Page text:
One of the staples of liberal hand-wringing is a need for “affordable housing.” Last year, the standard liberal solution — more government spending — was proposed in a televised speech at the National Press Club in
This year, supply and demand made front-page news in the New York Times of November 29th: “Apartment Glut Forces Owners to Cut Rents in Much of U.S.” As apartment vacancy rates reached an all-time high of 10 percent nationwide, landlords have been cutting rents, both directly and by such gimmicks as giving gift certificates and allowing so many rent-free months for new tenants.
Buried deep inside the second section of the newspaper are facts that completely undermine the liberal notion that high housing costs are a “national crisis” calling for a “national solution” by the federal government.
Far from being a national crisis of affordable housing, outrageous rents and astronomical home prices are largely confined to a relatively few places along the east and west coasts. Rent per square foot of apartment space in San Francisco is more than double what it is in Denver, Dallas, or Kansas City, and nearly three times as high as in Memphis. Home prices show even greater disparities.
The Times story notes that the difference between apartment rents in coastal
Wait a minute. Vacant land is at least as abundant in coastal
The difference is not in the land but in the politics. The long-time dominance of liberal Democrats from
The New York Times story refers gingerly to “many cities on the coasts, where new construction is more difficult” than in the rest of the country. To put it more bluntly, liberals have driven housing prices sky high by forbidding, restricting, and harassing the building of housing.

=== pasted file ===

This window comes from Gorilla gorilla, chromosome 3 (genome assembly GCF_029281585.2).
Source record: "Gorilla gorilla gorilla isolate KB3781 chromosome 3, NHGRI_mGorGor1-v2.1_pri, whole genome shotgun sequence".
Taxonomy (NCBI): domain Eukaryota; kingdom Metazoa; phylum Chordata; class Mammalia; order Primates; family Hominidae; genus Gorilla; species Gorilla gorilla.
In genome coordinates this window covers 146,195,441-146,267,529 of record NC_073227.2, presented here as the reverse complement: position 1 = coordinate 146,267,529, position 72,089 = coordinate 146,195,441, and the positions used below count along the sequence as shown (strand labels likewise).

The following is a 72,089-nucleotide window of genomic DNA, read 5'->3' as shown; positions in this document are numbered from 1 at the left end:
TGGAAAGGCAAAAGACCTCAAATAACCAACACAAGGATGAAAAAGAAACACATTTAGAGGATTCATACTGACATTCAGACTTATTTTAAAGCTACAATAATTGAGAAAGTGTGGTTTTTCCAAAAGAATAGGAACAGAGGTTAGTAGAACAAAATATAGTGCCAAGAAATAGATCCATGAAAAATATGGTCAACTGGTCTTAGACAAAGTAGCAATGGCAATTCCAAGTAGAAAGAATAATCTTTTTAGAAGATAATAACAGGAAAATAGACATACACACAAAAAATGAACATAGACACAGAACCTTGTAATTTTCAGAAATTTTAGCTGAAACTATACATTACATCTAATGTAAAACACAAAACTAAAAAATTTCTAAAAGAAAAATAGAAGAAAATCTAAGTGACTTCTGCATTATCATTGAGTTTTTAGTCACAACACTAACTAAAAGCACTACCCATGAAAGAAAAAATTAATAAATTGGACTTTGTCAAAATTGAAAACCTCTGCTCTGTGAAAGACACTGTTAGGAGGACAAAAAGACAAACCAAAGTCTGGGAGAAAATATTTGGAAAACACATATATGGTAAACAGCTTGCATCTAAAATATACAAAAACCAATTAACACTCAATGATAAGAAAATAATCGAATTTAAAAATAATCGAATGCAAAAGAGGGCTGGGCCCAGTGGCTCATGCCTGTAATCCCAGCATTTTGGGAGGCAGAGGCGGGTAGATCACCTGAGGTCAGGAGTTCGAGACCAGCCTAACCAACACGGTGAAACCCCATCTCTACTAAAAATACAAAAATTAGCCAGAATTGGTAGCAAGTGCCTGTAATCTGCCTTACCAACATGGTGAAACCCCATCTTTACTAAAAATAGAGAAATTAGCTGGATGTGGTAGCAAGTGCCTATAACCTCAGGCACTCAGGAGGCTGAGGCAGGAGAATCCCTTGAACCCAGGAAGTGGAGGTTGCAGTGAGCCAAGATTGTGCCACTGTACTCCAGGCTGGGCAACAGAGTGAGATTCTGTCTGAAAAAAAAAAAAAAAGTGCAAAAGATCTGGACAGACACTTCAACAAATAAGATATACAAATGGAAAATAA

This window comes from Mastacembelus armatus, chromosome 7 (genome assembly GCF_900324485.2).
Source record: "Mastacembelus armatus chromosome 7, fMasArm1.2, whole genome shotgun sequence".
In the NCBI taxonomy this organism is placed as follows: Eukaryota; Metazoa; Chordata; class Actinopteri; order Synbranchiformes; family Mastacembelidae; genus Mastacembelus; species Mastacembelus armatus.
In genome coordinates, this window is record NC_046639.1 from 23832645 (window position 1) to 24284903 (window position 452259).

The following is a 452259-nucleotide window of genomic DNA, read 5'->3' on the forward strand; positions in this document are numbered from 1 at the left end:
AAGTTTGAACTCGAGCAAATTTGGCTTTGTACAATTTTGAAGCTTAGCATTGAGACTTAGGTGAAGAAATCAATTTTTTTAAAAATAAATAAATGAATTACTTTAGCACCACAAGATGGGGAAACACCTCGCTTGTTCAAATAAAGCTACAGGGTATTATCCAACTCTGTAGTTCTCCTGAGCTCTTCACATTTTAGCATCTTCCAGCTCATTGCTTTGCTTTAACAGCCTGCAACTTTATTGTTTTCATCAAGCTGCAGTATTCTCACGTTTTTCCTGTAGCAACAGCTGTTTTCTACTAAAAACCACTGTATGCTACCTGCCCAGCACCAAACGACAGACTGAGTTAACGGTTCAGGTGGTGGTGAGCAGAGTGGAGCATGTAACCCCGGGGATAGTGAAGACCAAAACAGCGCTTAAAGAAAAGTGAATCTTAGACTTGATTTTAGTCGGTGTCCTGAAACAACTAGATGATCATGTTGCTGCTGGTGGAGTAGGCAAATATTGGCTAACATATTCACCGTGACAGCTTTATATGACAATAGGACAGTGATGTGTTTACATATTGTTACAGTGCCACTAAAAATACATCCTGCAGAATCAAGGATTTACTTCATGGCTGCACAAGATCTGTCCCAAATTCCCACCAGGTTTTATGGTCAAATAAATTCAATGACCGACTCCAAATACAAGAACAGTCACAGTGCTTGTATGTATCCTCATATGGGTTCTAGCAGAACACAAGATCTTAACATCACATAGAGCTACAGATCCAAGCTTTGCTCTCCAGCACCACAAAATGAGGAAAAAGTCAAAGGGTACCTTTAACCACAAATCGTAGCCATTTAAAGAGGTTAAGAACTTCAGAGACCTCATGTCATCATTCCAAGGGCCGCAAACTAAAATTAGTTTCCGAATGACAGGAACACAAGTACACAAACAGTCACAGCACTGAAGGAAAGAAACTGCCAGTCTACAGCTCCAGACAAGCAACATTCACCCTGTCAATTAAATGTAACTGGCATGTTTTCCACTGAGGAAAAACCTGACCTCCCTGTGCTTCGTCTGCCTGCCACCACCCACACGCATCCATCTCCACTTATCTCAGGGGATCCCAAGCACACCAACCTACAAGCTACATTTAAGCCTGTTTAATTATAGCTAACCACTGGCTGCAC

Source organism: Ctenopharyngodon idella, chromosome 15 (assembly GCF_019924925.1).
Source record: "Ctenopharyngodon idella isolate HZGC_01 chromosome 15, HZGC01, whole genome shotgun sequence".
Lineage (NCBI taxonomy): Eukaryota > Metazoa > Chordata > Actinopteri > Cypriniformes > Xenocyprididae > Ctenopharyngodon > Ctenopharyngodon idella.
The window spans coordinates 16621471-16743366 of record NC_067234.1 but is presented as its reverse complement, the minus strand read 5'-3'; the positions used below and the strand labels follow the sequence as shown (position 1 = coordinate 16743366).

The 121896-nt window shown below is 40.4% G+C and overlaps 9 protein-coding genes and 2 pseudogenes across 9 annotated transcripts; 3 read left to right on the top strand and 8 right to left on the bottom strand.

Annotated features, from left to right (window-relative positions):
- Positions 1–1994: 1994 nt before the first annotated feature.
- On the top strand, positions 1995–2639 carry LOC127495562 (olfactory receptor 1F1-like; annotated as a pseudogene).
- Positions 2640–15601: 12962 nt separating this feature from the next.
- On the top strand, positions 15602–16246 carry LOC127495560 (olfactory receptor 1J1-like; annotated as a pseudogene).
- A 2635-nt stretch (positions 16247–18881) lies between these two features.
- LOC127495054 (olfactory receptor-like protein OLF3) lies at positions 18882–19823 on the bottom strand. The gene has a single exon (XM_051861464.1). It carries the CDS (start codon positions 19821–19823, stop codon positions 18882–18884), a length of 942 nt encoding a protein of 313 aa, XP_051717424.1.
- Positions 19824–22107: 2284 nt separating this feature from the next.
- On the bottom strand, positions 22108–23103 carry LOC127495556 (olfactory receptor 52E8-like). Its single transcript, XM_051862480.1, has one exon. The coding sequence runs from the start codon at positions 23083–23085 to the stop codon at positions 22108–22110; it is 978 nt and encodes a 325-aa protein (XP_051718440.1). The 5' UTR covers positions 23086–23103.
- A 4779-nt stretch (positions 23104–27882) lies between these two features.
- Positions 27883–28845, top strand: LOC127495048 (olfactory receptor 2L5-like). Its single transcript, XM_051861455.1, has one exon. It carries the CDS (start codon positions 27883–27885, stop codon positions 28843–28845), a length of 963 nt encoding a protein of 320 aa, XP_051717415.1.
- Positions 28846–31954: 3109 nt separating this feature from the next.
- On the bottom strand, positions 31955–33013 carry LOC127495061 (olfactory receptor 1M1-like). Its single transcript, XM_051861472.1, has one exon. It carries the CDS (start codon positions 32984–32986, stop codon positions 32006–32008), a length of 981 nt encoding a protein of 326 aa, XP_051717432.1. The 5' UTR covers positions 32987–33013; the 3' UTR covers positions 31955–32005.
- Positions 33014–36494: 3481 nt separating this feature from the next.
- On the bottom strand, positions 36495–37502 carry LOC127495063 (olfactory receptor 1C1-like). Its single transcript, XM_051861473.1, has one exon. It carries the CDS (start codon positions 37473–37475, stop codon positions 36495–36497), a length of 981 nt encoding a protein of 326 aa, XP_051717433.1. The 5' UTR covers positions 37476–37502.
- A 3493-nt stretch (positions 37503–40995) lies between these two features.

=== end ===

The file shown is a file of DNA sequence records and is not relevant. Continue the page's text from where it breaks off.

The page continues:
In turn, this has meant driving people of modest incomes out of the communities where they work. Nurses, teachers and policemen, for example, typically live far away from places like
All the while, liberals wring their hands about a lack of affordable housing, about urban sprawl, and about congested highways. In their puzzlement about the causes of all these things, they never think to look in the mirror.
While the Times story noted in passing “the growing gap between the cost of living in the Northeast and parts of
It is precisely in the places that have been most dominated by liberals for the longest times that housing costs and other costs of living have been driven up to levels that force many people out of town and even out of state.
It was not always like this. Prior to the 1970s, home prices in
What happened during the 1970s was the beginning of the drastic restrictions on building pushed by liberal Democrats in general and environmental extremists in particular. On the news, it is common to say, “Details at eleven.” Here let me say: Details in chapter 3 of my new book, “Applied Economics.”